At the preview we tested the S-AWC in lose sand where it performed beyond expectation. Unfortunately, we missed the chance to truly evaluate the S-AWC system, missing an ice and snow event by several days. By the time the Mitsubishi showed up in the driveway for our week long evaluation all was dry and back to normal. We know from the sand experience that the GT certainly would have performed admirably.

The Outlander’s other three trim levels — ES, SE and XLS — can be purchased with either front-wheel or the less spectacular version of all-wheel drive. The base ES with a 168-hp 2.4-liter 4-banger and a CVT starts at $21,625 including destination; the similarly equipped SE starts at $23,325 and the V-6-equipped XLS at $25,775. Bad weather peace-of-mind all-wheel drive can be added to any of the trim levels for $1,400.

The GT comes very well equipped for a base of $30,035. Our test vehicle with optional navigation with real time traffic, an excellent back-up camera and the leather seating was $33,015.

The interior is a strong point of the Outlander GT with generous passenger space highlighted by the upscale look of optional leather inserts and seating along with the standard drilled aluminum pedals.

Outlander also offers good sight lines, an excellent driving position and simple and intuitive gauges and switchgear. Some have called the dashboard layout too plain, desiring a more stylish design. We applaud Mitsubishi for keeping things simple and user-friendly and avoiding form over function.

The Outlander is especially friendly to second-row passengers. To give them a noticeable comfort zone, the second-row seats can be slid back several inches for increased legroom.
Maximum cargo capacity is a useable 73 cubic feet, but Mitsubishi's effort to keep up with the automotive Jones’ by installing a third-row seat is questionable. That being said, if you can manage to fold it out of the floor, it will hold a couple of very small kids. It might be the smallest third-row seat in the business. If you use the third seat, storage space is reduced to 14 cubic feet. Leave the seat in the floor, and rear storage ranges from 36 to 39 cubic feet depending on the position of the second row.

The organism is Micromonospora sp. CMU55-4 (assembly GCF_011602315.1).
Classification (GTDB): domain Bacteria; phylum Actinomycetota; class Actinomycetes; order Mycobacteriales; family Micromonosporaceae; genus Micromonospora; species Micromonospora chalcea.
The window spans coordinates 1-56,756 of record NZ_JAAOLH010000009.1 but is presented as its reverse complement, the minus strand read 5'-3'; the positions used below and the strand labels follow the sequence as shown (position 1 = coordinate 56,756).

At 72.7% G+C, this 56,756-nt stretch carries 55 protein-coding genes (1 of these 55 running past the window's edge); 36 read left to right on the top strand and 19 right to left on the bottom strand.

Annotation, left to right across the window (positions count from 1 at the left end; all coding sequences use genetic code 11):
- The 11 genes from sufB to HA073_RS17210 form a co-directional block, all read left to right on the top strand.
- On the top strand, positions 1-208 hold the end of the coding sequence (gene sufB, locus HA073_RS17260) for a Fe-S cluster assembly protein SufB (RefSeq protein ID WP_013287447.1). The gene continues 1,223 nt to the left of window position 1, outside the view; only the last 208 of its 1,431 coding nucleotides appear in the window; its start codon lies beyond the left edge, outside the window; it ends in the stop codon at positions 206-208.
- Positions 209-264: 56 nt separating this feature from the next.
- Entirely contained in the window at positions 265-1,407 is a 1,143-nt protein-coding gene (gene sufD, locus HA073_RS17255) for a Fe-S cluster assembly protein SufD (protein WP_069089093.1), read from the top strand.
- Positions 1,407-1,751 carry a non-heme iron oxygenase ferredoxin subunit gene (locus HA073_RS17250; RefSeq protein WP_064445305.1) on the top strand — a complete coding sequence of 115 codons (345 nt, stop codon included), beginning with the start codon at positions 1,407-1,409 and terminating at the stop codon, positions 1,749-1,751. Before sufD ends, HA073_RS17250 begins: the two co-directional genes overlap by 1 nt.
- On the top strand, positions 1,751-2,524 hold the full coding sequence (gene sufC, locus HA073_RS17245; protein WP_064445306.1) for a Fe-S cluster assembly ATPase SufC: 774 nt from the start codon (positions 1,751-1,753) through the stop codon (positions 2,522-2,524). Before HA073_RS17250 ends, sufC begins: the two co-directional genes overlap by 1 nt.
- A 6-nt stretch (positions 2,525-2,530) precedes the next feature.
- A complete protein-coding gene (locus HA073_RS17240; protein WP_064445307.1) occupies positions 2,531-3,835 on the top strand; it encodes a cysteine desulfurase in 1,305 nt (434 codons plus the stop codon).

We like the Outlander and especially the rather pricey GT model which is extremely well equipped, from aluminum paddle shifters to a Rockford Fosgate audio system. The list seems endless.

You will have to get used to some exterior styling changes including the addition of the “jet fighter” grille made famous on the Evo X. We’re undecided, but it certainly stands out in a crowd. Overall the basic lines of the GT remain the same and that’s a good thing.

Our advice, find that nearest Mitsubishi store and take a test drive. You will discover there is a little-known vehicle available that can rival the best-sellers.

Base price: (GT trim) $30,035; as driven, $33,015
Engine: 3.0-liter V-6
Horsepower: 230 @ 6,250 rpm
Torque: 215 foot-pounds @ 3,750 rpm
Drive: all-wheel
Transmission: 6-speed automatic
Seating: 2/3/2
Wheelbase: 105.1 inches
Length: 183.7 inches
Curb weight: 3,847 pounds
Turning circle: 34.8 feet
Towing capacity: 3,500 pounds
Luggage capacity: 14.9 cubic feet
Cargo capacity: 73 cubic feet
Fuel Capacity: 15.8 gallons
EPA rating: 24 mpg highway; 18 mpg city (regular)
0-60: 7.5 seconds (Car and Driver)
Also consider: Honda CR-V, Toyota RAV4, Chevrolet Equinox

The Good:
• Energetic V-6 engine
• Cutting-edge all-wheel drive system
• Spacious interior

The Bad:
• Miniature third-row seat best kept stored in the floor

The Ugly:
• The Outlander is on very few shoppers' radar